“The March and June quarters will be messy for all companies, including Apple.”
From a note to Loup Ventures subscribers that landed on my desktop Tuesday:
The Quarter in Perspective
The March quarter is a once in a lifetime event (we hope). Traditional micro metrics (sales, units, ASPs , gross margin) are less relevant given this historically different period. The quarter is an opportunity to look for relevant information about Apple’s current strength, future prospects, and true intrinsic value…
Apple Weathering the Storm
The pandemic has called into question the near and mid-term health of airlines, hotels, cruise lines, restaurants, and live sports. For Apple, while regrettable, this period has amplified the company’s strengths and leadership position in tech and more broadly in society navigating the pandemic. Apple entered the pandemic strong, and the company’s products are even more a foundation of our lives compared to last year.
Like most companies, Apple’s guidance will also be atypical. We expect a broad revenue range, potentially 15%, compared to the companies’ typical revenue guidance range of around 6%. There is also a chance the company does not give any guidance. Any approach is acceptable given this quarter will bear the brunt of the intentional economic shutdown… It should be expected that Apple’s Jun-20 quarter will be significantly lower than the Mar-20 in terms of revenue and earnings and viewed as an aberration. For June we’re expecting revenue of $46B, compared to $51B in March.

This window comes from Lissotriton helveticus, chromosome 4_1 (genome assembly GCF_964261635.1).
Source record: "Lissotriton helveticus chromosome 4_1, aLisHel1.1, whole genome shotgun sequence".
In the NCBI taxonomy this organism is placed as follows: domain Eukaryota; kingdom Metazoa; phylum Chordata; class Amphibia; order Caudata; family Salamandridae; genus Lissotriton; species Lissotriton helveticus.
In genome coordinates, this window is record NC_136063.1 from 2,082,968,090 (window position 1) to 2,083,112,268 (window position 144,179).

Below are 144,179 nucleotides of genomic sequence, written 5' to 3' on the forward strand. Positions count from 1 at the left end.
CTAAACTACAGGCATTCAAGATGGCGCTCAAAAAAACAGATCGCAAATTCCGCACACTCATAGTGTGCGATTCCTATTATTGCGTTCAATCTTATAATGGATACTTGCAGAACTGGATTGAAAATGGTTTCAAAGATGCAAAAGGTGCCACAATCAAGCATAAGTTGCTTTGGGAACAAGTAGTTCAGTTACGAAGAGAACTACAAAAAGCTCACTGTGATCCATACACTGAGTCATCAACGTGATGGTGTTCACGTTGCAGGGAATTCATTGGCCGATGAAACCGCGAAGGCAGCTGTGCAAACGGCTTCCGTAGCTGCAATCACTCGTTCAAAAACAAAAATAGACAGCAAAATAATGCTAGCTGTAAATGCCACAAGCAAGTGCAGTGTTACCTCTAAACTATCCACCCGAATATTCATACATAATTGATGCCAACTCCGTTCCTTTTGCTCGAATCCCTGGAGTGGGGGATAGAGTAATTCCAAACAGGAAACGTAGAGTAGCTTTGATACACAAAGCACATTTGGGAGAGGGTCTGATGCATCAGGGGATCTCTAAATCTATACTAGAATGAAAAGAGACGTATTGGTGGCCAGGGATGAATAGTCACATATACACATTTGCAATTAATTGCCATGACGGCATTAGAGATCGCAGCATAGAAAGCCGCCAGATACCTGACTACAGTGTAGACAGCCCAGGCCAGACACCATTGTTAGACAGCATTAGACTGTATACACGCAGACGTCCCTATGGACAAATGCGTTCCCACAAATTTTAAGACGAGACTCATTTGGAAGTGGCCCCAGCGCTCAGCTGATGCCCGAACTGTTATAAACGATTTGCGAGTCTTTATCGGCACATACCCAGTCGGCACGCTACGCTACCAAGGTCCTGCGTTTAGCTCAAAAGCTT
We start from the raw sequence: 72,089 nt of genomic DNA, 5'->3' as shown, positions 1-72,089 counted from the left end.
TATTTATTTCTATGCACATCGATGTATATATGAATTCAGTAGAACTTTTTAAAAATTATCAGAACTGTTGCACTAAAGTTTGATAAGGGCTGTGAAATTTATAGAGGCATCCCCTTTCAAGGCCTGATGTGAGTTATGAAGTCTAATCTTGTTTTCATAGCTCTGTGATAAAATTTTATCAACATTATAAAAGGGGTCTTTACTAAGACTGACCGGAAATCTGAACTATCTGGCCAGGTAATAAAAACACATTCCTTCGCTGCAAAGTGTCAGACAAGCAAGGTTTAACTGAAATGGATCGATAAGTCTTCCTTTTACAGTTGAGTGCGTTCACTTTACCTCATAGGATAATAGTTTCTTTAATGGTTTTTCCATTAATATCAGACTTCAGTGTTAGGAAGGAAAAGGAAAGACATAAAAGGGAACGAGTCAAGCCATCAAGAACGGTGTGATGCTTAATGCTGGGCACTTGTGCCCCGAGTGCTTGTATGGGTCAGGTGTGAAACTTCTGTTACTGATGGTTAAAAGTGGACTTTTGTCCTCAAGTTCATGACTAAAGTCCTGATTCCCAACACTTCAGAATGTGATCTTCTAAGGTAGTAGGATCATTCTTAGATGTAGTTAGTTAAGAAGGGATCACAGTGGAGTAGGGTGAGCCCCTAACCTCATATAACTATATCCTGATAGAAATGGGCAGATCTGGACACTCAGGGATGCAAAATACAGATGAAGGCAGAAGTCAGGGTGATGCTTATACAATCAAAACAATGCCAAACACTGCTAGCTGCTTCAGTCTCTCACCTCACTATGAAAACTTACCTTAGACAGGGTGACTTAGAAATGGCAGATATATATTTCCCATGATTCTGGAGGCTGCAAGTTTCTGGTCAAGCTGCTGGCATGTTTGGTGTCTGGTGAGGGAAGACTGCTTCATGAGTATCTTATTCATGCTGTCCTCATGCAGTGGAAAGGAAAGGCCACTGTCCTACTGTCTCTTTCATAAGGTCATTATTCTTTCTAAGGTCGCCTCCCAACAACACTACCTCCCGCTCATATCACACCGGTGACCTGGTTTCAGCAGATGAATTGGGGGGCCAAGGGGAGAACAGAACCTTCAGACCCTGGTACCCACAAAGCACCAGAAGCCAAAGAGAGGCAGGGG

Sep-20 will likely be a transition quarter as the economy comes back online. Economic growth and vitality should be expected to quicken through the September quarter as the unprecedented fiscal and monetary support globally begins to take. We expect by Mar-21 growth will have returned.
My take: That’s just a taste of Munster’s long, reflective note. No other Apple analyst began his or her earnings preview with anything like this:
First things first. We’re reminded that analyzing the impact of the pandemic on commerce misses a global truth. The true cost is those directly affected by losing loved ones and to a far lesser extent the disruption around our lives.